distance and direction Measurements are required to be made from the imagery. It is

achieved by Transforming the data from one grid system into another grid system using a

Geometric transformation. Rectification is not necessary if there is no distortion in the

image. For example, if an image file is produced by scanning or digitizing a paper map that

is in the desired projection system, then that image is already planar and

does not require rectification unless there is some skew or rotation of the image. Scanning

and digitizing produce images that are planar, but do not contain any map coordinate

information. These images need only to be geo-referenced, which is a much simpler process

XXIV

than rectification. In many cases, the image header can simply be updated with new map

coordinate information. This involves redefining the map coordinate of the upper left corner

of the image and the cell size (the area represented by each pixel). Ground Control Points

(GCP) are the specific pixels in the input image for which the output map coordinates are

known. By using more points than

necessary to solve the transformation equations a least squares solution may be found that

minimizes the sum of the squares of the errors. Care should be exercised when selecting

ground control points as their number, quality and distribution affect the result of the

rectification.

Once the mapping transformation has been determined a procedure called resampling is

employed. Resampling matches the coordinates of image pixels to their real world

coordinates and writes a new image on a pixel by pixel basis. the reference image, the pixels

are resample so that new data file values for the output file can be calculated.

7. IMAGE ENHANCEMENT TECHNIQUES

Image enhancement techniques improve the quality of an image as Perceived by a human.

These techniques are most useful because many satellite Images when examined on a color

display give inadequate information for image interpretation. There is no conscious effort to

improve the fidelity of the image with regard to some ideal form of the image. There exists

a wide variety of techniques for improving image quality. The contrast stretch, density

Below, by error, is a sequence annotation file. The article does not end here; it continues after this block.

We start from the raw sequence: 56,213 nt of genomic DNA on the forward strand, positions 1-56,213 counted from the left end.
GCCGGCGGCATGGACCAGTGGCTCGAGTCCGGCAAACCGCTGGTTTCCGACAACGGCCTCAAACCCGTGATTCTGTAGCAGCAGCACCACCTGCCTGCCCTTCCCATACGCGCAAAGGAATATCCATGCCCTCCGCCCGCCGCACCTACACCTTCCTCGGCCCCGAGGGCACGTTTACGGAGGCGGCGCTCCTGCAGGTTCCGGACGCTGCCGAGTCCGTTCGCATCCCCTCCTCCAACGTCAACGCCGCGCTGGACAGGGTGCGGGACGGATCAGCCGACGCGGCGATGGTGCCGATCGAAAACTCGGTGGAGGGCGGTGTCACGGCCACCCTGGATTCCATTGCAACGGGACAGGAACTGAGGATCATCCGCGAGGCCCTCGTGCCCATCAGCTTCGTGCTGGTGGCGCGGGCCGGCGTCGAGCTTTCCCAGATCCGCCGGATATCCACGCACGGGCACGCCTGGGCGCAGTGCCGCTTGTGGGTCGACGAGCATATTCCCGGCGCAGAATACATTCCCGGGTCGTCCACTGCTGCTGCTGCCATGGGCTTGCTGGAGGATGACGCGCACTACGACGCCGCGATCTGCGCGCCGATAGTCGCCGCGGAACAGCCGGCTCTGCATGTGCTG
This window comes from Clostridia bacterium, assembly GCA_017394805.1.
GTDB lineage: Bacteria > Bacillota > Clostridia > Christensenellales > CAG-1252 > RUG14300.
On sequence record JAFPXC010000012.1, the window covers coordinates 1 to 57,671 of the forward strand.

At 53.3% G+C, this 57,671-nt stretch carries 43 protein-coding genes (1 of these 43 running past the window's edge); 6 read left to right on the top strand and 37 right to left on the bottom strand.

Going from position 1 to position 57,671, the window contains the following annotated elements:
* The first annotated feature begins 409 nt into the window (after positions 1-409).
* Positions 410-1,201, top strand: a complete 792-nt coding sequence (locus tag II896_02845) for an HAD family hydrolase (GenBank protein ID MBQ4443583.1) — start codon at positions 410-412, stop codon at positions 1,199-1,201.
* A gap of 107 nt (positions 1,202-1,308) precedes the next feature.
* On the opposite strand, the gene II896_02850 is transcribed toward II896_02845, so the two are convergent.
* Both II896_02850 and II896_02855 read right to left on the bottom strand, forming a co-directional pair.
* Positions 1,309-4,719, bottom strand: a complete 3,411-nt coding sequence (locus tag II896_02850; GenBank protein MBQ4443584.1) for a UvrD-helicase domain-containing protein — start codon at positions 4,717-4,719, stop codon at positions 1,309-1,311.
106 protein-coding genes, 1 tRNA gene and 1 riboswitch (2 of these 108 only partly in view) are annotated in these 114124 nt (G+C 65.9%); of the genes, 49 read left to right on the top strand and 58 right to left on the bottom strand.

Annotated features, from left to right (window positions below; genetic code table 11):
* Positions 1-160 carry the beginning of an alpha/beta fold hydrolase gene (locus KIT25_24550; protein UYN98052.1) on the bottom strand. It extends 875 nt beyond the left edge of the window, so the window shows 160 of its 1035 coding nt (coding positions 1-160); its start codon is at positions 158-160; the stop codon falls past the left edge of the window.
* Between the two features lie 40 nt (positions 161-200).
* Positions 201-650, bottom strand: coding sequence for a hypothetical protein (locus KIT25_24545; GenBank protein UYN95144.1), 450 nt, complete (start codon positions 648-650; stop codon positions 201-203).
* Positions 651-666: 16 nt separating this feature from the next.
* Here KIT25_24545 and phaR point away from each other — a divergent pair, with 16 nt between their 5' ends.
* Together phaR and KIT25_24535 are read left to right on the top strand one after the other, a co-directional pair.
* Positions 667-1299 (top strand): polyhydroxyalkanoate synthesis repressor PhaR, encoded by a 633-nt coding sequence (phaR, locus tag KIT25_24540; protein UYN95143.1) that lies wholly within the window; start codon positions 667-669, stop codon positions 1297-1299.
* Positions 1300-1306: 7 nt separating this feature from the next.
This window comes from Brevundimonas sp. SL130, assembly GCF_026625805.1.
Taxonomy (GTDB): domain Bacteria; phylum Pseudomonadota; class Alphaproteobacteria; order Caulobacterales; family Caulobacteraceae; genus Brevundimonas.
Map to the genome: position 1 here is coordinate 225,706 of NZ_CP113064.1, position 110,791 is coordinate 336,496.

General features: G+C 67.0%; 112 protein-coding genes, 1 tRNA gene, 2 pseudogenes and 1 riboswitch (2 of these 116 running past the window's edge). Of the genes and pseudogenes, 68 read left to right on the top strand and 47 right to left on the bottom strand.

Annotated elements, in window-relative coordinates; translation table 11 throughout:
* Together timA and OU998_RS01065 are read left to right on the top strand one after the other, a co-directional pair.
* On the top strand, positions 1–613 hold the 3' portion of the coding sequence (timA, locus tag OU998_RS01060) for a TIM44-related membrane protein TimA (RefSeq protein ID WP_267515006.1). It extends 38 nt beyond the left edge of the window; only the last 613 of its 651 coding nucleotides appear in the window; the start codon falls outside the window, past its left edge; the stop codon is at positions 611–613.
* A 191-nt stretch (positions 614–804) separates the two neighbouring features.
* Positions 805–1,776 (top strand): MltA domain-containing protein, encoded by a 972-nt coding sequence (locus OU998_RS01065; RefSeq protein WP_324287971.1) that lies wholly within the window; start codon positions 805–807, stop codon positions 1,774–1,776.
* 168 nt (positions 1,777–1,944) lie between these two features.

slicing, edge enhancement, and spatial filtering are the more commonly used techniques.

Image enhancement is attempted after the image is corrected for geometric and radiometric

distortions. Image enhancement methods are applied separately to each band of a

multispectral image. Digital techniques Image Rectification Input and reference image with

GCP locations, using polynomial equations the grids are fitted together, using resampling

method the output grid pixel values are assigned (source modified from ERDAS Field

guide) Digital Image Processing have been found to be most satisfactory than the

photographic technique for image enhancement, because of the precision and wide variety

of digital processes

7.1 CONTRAST

Contrast generally refers to the difference in luminance or grey level values in an image and

is an important characteristic. It can be defined as the ratio of the maximum intensity to the

minimum intensity over an image. Contrast ratio has a strong bearing on the resolving

XXV

power and detectability of an image. Larger this ratio, more easy it is to interpret the image.

Satellite images lack adequate contrast and require contrast improvement.

7.1.1 Contrast Enhancement

Contrast enhancement techniques expand the range of brightness values in an image so that

the image can be efficiently displayed in a manner desired by the analyst. The density

values in a scene are literally pulled farther apart, that is, expanded over a greater range.

The effect is to increase the visual contrast between two areas of different uniform densities.

This enables the analyst to discriminate easily between areas initially having a small

difference in density.

7.1.2 Linear Contrast Stretch

This is the simplest contrast stretch algorithm. The grey values in the original image and the

modified image follow a linear relation in this algorithm. A density number in the low range

of the original histogram is assigned to extremely black and a value at the high end is

assigned to extremely white. The remaining pixel values are distributed linearly between

these extremes. The features or details that were obscure on the original image will be clear

in the contrast stretched image. Linear contrast stretch operation can be represented

graphically. To provide optimal contrast and color variation in color composites the small

range of grey values in each band is stretched to the full brightness range of the output or

display unit.

7.1.3 Non-Linear Contrast Enhancement

In these methods, the input and output data values follow a non-linear transformation. The

general form of the non-linear contrast enhancement is Defined by y = f (x), where x is the

input data value and y is the output data value. The non-linear contrast enhancement

techniques have been found tobe useful for enhancing the color contrast between the nearly